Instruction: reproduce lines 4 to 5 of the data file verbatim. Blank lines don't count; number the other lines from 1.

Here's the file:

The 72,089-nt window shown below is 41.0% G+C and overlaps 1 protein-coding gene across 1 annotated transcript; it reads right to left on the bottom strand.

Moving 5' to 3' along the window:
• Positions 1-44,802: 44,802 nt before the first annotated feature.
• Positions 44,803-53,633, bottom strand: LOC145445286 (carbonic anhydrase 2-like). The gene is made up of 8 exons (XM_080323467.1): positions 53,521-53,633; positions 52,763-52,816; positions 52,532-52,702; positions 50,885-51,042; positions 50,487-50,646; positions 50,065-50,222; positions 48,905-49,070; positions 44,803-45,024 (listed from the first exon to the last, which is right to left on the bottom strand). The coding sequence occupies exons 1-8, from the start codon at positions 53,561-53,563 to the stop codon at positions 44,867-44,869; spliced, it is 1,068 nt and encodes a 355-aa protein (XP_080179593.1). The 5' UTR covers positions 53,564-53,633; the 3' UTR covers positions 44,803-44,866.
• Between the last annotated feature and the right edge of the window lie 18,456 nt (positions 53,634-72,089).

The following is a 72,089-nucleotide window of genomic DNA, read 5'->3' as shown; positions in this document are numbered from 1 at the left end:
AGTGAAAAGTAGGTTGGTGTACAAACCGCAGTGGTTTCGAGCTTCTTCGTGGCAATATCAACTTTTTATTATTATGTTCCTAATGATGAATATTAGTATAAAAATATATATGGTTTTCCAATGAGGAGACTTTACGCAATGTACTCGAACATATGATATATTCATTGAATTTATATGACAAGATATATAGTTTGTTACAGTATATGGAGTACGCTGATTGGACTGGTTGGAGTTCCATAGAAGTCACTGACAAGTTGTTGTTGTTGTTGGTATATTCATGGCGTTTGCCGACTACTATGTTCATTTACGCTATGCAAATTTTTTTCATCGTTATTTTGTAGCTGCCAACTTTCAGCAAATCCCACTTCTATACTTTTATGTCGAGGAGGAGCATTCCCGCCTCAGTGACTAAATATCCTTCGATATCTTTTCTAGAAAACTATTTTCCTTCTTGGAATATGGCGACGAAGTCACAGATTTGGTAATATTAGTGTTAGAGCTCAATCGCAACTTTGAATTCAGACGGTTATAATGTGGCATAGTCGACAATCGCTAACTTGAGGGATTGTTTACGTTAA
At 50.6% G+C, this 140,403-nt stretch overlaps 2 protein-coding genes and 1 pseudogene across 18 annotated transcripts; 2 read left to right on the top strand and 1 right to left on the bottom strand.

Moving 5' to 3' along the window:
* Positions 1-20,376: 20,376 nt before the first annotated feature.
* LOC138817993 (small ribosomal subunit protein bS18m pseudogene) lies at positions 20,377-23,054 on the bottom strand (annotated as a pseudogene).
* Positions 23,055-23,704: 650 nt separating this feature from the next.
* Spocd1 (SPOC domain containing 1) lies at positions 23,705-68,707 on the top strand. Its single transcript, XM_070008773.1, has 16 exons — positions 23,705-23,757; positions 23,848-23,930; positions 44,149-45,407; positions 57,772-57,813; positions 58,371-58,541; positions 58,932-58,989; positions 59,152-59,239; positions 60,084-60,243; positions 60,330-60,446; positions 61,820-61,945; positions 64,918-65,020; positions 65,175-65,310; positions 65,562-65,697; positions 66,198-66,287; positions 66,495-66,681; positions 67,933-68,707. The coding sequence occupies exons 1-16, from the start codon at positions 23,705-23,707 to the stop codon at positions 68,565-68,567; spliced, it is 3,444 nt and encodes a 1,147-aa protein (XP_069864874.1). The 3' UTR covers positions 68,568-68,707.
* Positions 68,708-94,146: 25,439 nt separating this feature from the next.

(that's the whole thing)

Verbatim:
• Positions 44,803-53,633, bottom strand: LOC145445286 (carbonic anhydrase 2-like). The gene is made up of 8 exons (XM_080323467.1): positions 53,521-53,633; positions 52,763-52,816; positions 52,532-52,702; positions 50,885-51,042; positions 50,487-50,646; positions 50,065-50,222; positions 48,905-49,070; positions 44,803-45,024 (listed from the first exon to the last, which is right to left on the bottom strand). The coding sequence occupies exons 1-8, from the start codon at positions 53,561-53,563 to the stop codon at positions 44,867-44,869; spliced, it is 1,068 nt and encodes a 355-aa protein (XP_080179593.1). The 5' UTR covers positions 53,564-53,633; the 3' UTR covers positions 44,803-44,866.
• Between the last annotated feature and the right edge of the window lie 18,456 nt (positions 53,634-72,089).